We got there a little early, so it was basically just a few of us younger grad students, the hosts, a few faculty, and the guest of honor.  Feeling both brave and the urge to be a proper host, I tried to engage Homi Bhabha in some small talk, which ended up being really awkward.  When we had even more nothing to say to one another, our convo quickly devolved into banalities about his flight and travel plans.  Though you’d think it would’ve been a golden opportunity to schmooze about whatever it is a famous intellectual and a dime-a-dozen grad student would, I was probably as happy as he was when we each found someone else to talk to.  However, I would say I couldn’t help but notice that he was much more charming and interested in talking to one of my young grad student friends, whom I think he even pecked on the cheek, giving me and my colleagues inferiority complexes ever since!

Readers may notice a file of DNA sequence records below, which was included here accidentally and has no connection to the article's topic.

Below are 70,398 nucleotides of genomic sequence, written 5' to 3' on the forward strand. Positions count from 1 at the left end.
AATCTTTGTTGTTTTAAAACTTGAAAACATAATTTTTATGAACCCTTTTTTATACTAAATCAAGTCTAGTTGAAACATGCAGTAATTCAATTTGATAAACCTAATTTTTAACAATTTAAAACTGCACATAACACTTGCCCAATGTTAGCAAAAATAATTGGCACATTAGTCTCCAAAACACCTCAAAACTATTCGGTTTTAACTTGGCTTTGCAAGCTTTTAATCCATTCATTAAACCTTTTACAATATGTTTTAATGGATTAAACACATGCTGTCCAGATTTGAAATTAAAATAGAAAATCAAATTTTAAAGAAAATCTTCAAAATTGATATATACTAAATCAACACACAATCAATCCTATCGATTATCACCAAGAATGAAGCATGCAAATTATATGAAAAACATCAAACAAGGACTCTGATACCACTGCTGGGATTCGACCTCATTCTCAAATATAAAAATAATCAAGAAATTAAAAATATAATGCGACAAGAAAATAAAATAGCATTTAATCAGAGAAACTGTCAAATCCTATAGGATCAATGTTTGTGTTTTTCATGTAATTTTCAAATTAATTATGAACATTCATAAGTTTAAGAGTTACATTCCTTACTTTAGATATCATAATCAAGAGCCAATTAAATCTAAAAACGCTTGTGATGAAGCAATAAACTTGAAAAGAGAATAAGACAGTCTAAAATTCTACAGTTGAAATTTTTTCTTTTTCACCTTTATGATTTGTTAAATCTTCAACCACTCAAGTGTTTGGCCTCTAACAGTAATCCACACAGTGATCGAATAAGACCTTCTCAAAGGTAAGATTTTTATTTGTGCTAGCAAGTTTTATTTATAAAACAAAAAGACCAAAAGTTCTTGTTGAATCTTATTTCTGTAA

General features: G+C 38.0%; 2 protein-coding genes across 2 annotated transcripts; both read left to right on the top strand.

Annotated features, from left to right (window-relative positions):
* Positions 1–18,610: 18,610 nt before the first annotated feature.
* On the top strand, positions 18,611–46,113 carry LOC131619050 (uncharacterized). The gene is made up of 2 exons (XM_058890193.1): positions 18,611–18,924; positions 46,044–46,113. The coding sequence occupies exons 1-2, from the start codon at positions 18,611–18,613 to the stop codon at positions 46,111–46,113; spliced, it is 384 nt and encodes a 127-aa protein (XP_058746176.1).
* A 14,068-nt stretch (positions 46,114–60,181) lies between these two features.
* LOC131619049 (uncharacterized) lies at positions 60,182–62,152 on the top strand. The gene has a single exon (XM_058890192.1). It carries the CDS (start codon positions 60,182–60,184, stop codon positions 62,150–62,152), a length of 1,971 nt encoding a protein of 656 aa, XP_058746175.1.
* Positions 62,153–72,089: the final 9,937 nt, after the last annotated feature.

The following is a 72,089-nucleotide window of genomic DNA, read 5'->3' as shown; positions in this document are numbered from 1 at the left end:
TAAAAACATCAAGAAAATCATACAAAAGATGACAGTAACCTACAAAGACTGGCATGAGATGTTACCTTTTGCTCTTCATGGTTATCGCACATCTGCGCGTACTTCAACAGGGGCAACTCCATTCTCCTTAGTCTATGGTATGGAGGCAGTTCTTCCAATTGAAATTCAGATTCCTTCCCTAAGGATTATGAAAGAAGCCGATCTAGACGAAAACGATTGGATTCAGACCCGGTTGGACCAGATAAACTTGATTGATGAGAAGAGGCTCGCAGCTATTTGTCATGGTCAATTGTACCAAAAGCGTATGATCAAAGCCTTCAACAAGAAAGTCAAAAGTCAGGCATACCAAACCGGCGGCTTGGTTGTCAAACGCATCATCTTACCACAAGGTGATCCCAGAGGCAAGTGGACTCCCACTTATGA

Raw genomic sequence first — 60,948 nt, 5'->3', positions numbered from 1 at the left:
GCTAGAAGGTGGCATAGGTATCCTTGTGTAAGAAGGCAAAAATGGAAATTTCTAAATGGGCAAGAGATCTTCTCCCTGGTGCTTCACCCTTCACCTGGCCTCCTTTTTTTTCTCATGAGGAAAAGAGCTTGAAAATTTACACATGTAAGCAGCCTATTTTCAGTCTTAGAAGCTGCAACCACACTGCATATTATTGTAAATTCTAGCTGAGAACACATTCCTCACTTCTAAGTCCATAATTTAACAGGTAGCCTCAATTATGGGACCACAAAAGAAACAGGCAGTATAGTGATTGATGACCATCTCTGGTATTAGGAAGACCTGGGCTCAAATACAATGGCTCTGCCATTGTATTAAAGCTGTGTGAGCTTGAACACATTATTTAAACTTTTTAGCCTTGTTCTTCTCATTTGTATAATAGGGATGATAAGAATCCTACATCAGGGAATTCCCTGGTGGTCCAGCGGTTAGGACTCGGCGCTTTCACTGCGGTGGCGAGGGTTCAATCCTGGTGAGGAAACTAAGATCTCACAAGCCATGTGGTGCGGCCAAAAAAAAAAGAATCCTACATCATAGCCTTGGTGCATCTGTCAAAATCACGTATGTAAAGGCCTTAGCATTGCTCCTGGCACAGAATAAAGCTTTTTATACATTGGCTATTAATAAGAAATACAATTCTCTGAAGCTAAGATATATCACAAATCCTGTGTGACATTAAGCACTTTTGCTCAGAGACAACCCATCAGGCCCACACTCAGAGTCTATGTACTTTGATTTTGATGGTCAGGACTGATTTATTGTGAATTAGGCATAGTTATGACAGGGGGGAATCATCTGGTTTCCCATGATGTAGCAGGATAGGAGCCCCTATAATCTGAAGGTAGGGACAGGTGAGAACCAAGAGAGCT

So how did this academic celebrity disappoint me, beyond the obvious–that my brilliant-ness as a diamond-in-the-rough grad student wasn’t somehow obvious to him?  Again, this says more about me than him, but I came to a not-so-profound realization that academics, even celebrities and giants, aren’t all that interesting to talk to if you really share nothing in common with them, which is likely.  Occasions like these probably shaped my mentality the way it is now, as a nervous chit-chatter and a horrible networker. But I also learned that, once I could get past the mortifying embarrassment of failed banter, I had pretty good psychic defense mechanisms for dealing with disappointment–and you’d better if you’ve had the kind of interviews I’ve had applying for academic jobs!